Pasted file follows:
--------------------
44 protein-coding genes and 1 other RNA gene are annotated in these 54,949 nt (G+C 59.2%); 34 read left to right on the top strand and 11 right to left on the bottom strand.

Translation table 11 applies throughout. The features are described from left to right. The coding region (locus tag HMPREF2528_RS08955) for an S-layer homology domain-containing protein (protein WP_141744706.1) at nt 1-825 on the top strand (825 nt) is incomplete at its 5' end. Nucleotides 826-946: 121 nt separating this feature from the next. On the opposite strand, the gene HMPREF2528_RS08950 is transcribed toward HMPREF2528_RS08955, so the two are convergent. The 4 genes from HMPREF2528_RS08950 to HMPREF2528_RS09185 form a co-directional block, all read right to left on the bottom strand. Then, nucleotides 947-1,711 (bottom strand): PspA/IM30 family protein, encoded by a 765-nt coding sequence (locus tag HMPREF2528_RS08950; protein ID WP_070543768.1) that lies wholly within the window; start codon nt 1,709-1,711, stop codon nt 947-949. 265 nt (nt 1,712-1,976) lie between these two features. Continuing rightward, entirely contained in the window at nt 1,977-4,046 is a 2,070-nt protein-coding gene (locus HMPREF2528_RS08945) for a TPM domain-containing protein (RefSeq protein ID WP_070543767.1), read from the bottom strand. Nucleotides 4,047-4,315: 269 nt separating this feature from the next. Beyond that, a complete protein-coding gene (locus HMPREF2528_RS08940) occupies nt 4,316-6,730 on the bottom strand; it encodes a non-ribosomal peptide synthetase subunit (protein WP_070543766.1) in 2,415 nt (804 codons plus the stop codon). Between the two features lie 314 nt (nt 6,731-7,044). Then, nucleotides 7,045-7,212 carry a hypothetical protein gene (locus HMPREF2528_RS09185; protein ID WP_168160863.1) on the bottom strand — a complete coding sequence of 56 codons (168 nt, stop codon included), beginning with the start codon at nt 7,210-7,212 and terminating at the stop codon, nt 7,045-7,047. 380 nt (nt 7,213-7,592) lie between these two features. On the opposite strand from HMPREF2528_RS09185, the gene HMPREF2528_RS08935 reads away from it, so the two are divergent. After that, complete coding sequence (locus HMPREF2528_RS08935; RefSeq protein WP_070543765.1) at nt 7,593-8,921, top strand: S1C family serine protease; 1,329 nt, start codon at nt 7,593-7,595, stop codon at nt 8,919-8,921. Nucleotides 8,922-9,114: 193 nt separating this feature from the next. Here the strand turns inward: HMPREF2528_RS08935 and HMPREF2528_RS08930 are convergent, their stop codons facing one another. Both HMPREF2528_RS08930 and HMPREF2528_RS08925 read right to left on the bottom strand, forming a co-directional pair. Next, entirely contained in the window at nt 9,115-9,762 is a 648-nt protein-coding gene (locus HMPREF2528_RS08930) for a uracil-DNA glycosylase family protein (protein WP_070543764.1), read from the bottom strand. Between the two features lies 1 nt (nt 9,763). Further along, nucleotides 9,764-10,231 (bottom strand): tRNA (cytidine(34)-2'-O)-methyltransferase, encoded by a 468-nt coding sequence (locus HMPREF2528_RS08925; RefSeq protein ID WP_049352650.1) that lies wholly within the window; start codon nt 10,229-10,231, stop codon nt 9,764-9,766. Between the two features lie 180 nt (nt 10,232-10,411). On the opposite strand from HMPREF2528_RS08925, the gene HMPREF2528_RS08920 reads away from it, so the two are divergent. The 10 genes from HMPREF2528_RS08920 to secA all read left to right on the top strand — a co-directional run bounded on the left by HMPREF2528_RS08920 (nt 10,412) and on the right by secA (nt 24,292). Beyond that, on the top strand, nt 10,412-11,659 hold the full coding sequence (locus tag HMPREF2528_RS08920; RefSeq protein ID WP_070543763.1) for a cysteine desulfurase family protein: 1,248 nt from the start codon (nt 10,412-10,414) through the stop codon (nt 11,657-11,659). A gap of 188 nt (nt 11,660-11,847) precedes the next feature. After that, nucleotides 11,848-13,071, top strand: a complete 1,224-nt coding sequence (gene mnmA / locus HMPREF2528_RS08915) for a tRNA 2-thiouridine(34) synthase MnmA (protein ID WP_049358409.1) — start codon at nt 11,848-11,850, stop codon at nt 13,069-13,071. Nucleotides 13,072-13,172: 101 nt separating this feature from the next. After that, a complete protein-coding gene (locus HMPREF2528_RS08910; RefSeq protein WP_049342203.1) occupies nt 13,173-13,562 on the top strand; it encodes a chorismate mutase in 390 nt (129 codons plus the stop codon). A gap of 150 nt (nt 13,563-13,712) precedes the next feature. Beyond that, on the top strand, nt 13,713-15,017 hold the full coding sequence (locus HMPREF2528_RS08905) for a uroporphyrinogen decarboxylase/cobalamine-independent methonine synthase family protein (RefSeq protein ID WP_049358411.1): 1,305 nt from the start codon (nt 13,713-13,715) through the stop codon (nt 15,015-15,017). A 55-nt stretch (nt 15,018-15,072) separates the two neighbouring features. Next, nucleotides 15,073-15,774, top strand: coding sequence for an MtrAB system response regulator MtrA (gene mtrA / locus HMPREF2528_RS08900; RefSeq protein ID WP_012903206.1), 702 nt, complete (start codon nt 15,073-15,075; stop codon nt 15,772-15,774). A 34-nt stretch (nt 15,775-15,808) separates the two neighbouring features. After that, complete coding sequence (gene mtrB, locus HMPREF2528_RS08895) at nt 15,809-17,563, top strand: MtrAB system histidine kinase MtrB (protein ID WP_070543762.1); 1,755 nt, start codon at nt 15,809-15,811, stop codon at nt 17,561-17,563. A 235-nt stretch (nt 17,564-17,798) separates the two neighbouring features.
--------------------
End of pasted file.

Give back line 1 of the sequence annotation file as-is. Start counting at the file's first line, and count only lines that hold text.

44 protein-coding genes and 1 other RNA gene are annotated in these 54,949 nt (G+C 59.2%); 34 read left to right on the top strand and 11 right to left on the bottom strand.